London’s Dover Street is in the heart of Mayfair and is well known for hosting a number of contemporary art galleries. Passers-by are familiar with expensive modern supercars, but last night onlookers were stopped in their tracks by the presence of two, multi-million-pound classic Ferraris parked outside number 37, the home of Mallett, one of the oldest established antique dealers in the world.
The occasion was a VIP presentation of the two cars bequeathed to the Royal National Lifeboat Institution (RNLI) in a generous legacy by Northamptonshire businessman and arch-Ferrari enthusiast Richard Colton, who died earlier this year. He requested that money raised from the sale of his cars be used to build a new lifeboat called Richard and Caroline Colton, named after himself and his late wife.
The ultra-desirable pair, a red, 1960 Ferrari 250 GT short-wheelbase (SWB) Berlinetta and a silver, 1967 Ferrari 275 GTB/4 are to be sold by H&H Classics at its 14 October, Imperial War Museum Duxford sale. Both will be offered Without Reserve.
The 250 GT SWB, chassis 1995 GT, is one of just 167 made, with a mere ten delivered to the UK. It is to ‘semi-competition’ specification and was one of a brace of cars imported to launch the British Ferrari distributor Maranello Concessionaires. ‘1995 GT’ has never been ‘restored’ in the modern sense, making it that much more attractive to serious collectors and it and its stablemate come out of long-term – some 40 years – single ownership.
Only 350 300bhp, 160mph Ferrari 275 GTB/4s were ever built, of which a mere 27 were supplied new to the United Kingdom. Widely regarded as the best all-round GT car of the 1960s, the sleek berlinetta comfortably eclipsed rivals from Aston Martin, Maserati, Jaguar and Lamborghini. First-time owners included the Hollywood star Steve McQueen.
The Mayfair event was attended by many members of the RNLI, and in a speech explaining the work of the charity – which costs around £410,000 a day to run – Howard Ramm (Head of Lifesaving Delivery) said: “Last year our volunteer crews rescued over 8800 people – that’s an average of 24 people a day. Our lifeguards helped over 19,000 people and saved 92 lives.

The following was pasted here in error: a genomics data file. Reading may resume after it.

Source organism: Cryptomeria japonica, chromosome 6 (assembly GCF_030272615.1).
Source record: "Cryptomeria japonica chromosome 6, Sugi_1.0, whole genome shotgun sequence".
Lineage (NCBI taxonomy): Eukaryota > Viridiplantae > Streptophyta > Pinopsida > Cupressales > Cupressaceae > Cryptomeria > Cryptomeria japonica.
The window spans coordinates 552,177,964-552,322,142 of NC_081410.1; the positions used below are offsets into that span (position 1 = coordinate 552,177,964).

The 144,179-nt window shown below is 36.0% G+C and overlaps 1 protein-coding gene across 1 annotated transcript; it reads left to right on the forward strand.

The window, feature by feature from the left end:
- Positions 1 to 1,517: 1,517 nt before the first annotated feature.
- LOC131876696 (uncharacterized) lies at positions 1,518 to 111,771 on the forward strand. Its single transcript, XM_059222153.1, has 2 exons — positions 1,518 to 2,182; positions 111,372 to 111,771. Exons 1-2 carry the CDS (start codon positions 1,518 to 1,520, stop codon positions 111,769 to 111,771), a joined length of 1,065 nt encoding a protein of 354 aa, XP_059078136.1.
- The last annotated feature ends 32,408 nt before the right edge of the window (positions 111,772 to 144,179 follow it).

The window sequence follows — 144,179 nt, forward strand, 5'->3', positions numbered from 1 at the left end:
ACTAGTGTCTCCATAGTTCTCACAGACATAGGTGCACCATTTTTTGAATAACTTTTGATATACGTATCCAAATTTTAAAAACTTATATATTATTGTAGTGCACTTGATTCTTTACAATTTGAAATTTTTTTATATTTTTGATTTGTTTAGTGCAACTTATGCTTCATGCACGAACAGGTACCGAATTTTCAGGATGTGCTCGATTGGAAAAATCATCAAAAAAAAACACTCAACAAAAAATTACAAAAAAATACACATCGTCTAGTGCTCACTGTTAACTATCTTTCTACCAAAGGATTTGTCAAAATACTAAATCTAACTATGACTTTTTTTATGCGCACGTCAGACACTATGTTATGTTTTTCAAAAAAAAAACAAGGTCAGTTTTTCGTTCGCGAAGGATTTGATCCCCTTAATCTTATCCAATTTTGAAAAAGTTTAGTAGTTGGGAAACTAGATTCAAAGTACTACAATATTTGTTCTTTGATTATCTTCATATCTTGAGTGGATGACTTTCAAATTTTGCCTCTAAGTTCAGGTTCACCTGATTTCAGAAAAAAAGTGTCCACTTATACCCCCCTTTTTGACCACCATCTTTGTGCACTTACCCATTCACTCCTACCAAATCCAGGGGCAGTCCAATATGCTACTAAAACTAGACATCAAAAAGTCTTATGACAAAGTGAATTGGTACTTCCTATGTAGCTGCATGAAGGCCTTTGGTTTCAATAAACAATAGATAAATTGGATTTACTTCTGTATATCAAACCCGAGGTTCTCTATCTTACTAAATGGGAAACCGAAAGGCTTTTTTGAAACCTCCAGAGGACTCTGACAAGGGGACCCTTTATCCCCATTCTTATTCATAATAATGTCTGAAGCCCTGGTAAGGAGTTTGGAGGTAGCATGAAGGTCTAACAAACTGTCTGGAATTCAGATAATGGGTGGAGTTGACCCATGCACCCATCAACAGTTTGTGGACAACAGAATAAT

“We believe some of these rescues are avoidable. We’re doing more than ever to share safety messages and prevent people getting into danger. But accidents will always happen at sea, and the calls for help will always come in. We can’t answer those calls without generous donations. After all, we’re a charity. Six out of every 10 lifeboat launches are only possible because of gifts in wills, like Mr Colton’s. And – I can promise you – every gift helps – large or small and we’re extremely grateful to all our supporters.”
Also making a short speech, Simon Hope, H&H Classics’ Managing Director commented:
“These sensational cars’ last owner, Richard Colton, was an eminent V12 collector and keen driver who campaigned them with great verve and enthusiasm. They have been in his ownership for some 40 years and meant a very great deal to him.
“He was a quiet, shy man I was proud to have had as a friend. So we are honoured to have been chosen to handle this sale – which is of national significance, and promises to be a historic event – and we are absolutely committed to realising the maximum amount for the cars.
“Richard was known to be somewhat nervous of the sea, which may have added to his great respect for the men and women who risk their lives daily around Britain’s coast. So when deciding on which charity to leave this splendid legacy of two classic Ferraris, there was only one choice: the Royal National Lifeboat Institution.”
The auction will take place on 14th October 2015 at the Imperial War Museum, Duxford, Cambridge CB22 4QR.